Outdoor air pollution accounts for an estimated 4.2 million deaths worldwide, the majority of which are caused by exposure to fine particulate matter (or PM2.5) air pollution. Most of these deaths occur in low- and middle-income countries (LMICs).

Air pollution is increasingly understood as a global issue, requiring an understanding of pollution sources, transport, and transformation from local to regional to global scales (IPCC, 2013).

Exposure to air pollution has long been associated with mortality and shortened life expectancy and has been acknowledged as one of the main risk factors that affect people’s health worldwide. Among all air pollutants, fine particulate matter (PM2.5) has been identified as a substantial public health concern.

Urban India, particularly metros, is a major hotspot of air pollution with a PM2.5 concentration level ranging above the permissible limits defined by the WHO for most of the year. Unsurprisingly, special efforts have been made by the Government of India in recent years to improve air quality.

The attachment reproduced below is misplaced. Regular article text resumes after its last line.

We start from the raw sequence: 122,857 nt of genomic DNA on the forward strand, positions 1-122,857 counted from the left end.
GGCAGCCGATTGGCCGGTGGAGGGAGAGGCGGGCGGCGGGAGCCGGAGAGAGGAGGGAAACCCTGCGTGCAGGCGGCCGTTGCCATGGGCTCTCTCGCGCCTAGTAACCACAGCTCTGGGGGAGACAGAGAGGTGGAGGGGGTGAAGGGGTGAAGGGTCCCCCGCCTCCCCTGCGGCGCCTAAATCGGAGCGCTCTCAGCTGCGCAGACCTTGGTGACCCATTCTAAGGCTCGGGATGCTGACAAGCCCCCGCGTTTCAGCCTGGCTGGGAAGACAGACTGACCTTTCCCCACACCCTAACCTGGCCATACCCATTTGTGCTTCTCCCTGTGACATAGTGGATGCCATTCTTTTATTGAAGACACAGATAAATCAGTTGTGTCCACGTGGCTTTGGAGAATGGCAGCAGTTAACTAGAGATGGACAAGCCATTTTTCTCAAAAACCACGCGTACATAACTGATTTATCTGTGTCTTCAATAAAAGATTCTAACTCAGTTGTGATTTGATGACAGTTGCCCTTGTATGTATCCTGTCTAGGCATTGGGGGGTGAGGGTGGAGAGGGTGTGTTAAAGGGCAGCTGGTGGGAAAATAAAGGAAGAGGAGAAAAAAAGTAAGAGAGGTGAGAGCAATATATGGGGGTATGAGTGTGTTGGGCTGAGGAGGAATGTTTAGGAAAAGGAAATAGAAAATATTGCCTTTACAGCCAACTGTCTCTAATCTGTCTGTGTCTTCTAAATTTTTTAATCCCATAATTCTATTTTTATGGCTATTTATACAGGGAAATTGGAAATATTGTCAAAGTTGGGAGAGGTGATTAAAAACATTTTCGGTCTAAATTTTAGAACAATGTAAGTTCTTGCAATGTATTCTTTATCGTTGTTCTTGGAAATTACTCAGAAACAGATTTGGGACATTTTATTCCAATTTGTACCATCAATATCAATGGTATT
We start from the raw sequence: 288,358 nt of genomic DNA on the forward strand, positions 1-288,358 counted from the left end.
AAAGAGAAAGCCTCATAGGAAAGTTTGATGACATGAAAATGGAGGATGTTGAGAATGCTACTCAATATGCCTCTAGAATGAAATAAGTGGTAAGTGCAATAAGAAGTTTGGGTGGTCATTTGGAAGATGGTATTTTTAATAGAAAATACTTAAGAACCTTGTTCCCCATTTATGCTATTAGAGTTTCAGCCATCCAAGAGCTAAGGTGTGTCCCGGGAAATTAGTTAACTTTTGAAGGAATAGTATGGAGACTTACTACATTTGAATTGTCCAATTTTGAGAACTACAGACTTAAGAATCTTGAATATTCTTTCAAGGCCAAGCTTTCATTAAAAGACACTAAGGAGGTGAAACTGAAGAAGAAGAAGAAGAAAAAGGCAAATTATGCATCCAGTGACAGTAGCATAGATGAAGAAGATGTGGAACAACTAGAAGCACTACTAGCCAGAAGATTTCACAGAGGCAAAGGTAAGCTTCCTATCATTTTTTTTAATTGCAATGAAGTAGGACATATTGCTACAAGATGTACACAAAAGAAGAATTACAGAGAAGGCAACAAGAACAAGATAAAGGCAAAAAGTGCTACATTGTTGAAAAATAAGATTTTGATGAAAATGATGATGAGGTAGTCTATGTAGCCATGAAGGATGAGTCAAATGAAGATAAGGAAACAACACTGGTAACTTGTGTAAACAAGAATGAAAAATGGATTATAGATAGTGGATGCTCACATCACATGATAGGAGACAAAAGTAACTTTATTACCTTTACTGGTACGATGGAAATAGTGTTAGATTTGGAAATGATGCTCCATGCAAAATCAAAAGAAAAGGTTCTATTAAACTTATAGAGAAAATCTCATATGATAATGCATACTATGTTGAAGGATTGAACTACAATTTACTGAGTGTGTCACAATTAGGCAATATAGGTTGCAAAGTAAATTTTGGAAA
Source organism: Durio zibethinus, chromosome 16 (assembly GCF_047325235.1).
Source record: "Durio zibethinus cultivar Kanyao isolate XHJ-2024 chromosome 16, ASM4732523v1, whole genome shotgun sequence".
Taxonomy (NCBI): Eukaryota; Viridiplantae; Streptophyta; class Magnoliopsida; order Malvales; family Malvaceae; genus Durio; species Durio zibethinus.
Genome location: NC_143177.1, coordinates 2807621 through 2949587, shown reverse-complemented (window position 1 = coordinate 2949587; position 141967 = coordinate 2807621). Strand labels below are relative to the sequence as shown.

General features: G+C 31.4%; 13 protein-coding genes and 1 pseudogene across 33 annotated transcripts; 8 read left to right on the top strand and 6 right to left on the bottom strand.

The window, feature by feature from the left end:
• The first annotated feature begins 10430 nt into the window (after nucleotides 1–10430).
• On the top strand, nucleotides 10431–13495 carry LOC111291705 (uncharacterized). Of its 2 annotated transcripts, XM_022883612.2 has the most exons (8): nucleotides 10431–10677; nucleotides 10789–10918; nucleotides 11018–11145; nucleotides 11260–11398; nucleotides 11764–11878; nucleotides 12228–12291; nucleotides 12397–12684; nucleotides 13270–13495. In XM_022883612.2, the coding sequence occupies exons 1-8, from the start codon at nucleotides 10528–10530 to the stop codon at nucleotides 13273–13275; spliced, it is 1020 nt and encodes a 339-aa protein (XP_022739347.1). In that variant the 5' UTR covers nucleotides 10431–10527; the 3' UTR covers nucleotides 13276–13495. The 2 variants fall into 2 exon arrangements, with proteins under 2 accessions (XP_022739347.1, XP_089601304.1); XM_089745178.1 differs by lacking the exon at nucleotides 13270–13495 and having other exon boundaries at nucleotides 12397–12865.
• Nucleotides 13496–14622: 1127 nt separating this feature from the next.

This study reviews and compares five databases (three global and two regional) that provide emission estimates for air pollutants in India. These databases include EDGARv5, ECLIPSEv6b, REASv3.2, SMoGv1 and TERI (2016).

New WHO Global Air Quality Guidelines (AQGs) provide clear evidence of the damage air pollution inflicts on human health, at even lower concentrations than previously understood.

This report is the synthesis of the key findings and recommendations of the studies carried out under the World Bank’s Ethiopia AQM ASA program. The rest of the report is organized as follows.

This review of the epidemiological literature on fugitive dust indicates the likelihood of significant public health impacts from both short- and long-term exposure to both fine and coarse dust. These impacts are observed in populations that are both near to and distant from the original dust sources.

Global studies of the health impacts of fine particulate matter (PM2.5) have been based on particle mass, but there is evolving evidence indicating that adverse health effects can vary depending on the source and composition of PM2.5.

COVID-19 lockdowns brought rapid and “unprecedented” improvements in air quality in some parts of the world - but not enough to halt climate change caused by global warming said the World Meteorological Organization (WMO)'s Air Quality and Climate Bulletin